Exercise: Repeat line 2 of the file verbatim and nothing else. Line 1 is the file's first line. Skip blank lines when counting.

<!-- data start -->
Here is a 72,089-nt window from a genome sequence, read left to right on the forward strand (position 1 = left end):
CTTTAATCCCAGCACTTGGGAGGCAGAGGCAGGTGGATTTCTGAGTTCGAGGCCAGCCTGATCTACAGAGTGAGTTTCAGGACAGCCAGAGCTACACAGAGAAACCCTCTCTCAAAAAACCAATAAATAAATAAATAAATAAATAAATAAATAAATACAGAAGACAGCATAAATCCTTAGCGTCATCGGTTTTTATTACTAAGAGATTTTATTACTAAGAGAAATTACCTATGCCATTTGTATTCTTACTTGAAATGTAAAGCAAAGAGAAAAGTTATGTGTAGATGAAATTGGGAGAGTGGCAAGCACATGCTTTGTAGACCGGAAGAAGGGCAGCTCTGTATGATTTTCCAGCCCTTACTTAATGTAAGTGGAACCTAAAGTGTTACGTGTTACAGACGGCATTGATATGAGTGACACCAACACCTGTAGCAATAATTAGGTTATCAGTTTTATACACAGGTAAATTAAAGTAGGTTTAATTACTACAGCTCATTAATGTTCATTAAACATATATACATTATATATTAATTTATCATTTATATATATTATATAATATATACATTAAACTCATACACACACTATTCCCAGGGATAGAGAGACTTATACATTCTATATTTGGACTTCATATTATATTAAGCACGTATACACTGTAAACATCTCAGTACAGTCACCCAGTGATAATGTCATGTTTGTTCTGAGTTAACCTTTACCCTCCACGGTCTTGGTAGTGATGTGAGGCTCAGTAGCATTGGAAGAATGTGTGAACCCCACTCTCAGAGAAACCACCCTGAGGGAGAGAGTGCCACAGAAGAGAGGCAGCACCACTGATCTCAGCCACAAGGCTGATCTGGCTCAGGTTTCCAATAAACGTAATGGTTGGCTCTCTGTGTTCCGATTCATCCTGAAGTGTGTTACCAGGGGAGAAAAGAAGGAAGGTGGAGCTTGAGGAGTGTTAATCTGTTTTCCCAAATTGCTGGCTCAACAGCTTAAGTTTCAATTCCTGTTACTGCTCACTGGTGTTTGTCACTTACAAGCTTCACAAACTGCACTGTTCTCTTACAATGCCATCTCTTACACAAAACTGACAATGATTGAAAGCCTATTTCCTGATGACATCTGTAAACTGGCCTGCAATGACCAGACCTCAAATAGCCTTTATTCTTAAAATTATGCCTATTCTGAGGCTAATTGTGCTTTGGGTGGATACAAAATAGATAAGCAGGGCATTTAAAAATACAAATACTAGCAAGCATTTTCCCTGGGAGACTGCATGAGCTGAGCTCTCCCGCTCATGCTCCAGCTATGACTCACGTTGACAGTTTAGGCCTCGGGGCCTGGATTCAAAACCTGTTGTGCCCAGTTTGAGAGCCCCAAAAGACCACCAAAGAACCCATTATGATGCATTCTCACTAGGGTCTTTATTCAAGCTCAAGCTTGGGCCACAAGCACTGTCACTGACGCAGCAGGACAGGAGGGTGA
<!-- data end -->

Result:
CTTTAATCCCAGCACTTGGGAGGCAGAGGCAGGTGGATTTCTGAGTTCGAGGCCAGCCTGATCTACAGAGTGAGTTTCAGGACAGCCAGAGCTACACAGAGAAACCCTCTCTCAAAAAACCAATAAATAAATAAATAAATAAATAAATAAATAAATACAGAAGACAGCATAAATCCTTAGCGTCATCGGTTTTTATTACTAAGAGATTTTATTACTAAGAGAAATTACCTATGCCATTTGTATTCTTACTTGAAATGTAAAGCAAAGAGAAAAGTTATGTGTAGATGAAATTGGGAGAGTGGCAAGCACATGCTTTGTAGACCGGAAGAAGGGCAGCTCTGTATGATTTTCCAGCCCTTACTTAATGTAAGTGGAACCTAAAGTGTTACGTGTTACAGACGGCATTGATATGAGTGACACCAACACCTGTAGCAATAATTAGGTTATCAGTTTTATACACAGGTAAATTAAAGTAGGTTTAATTACTACAGCTCATTAATGTTCATTAAACATATATACATTATATATTAATTTATCATTTATATATATTATATAATATATACATTAAACTCATACACACACTATTCCCAGGGATAGAGAGACTTATACATTCTATATTTGGACTTCATATTATATTAAGCACGTATACACTGTAAACATCTCAGTACAGTCACCCAGTGATAATGTCATGTTTGTTCTGAGTTAACCTTTACCCTCCACGGTCTTGGTAGTGATGTGAGGCTCAGTAGCATTGGAAGAATGTGTGAACCCCACTCTCAGAGAAACCACCCTGAGGGAGAGAGTGCCACAGAAGAGAGGCAGCACCACTGATCTCAGCCACAAGGCTGATCTGGCTCAGGTTTCCAATAAACGTAATGGTTGGCTCTCTGTGTTCCGATTCATCCTGAAGTGTGTTACCAGGGGAGAAAAGAAGGAAGGTGGAGCTTGAGGAGTGTTAATCTGTTTTCCCAAATTGCTGGCTCAACAGCTTAAGTTTCAATTCCTGTTACTGCTCACTGGTGTTTGTCACTTACAAGCTTCACAAACTGCACTGTTCTCTTACAATGCCATCTCTTACACAAAACTGACAATGATTGAAAGCCTATTTCCTGATGACATCTGTAAACTGGCCTGCAATGACCAGACCTCAAATAGCCTTTATTCTTAAAATTATGCCTATTCTGAGGCTAATTGTGCTTTGGGTGGATACAAAATAGATAAGCAGGGCATTTAAAAATACAAATACTAGCAAGCATTTTCCCTGGGAGACTGCATGAGCTGAGCTCTCCCGCTCATGCTCCAGCTATGACTCACGTTGACAGTTTAGGCCTCGGGGCCTGGATTCAAAACCTGTTGTGCCCAGTTTGAGAGCCCCAAAAGACCACCAAAGAACCCATTATGATGCATTCTCACTAGGGTCTTTATTCAAGCTCAAGCTTGGGCCACAAGCACTGTCACTGACGCAGCAGGACAGGAGGGTGA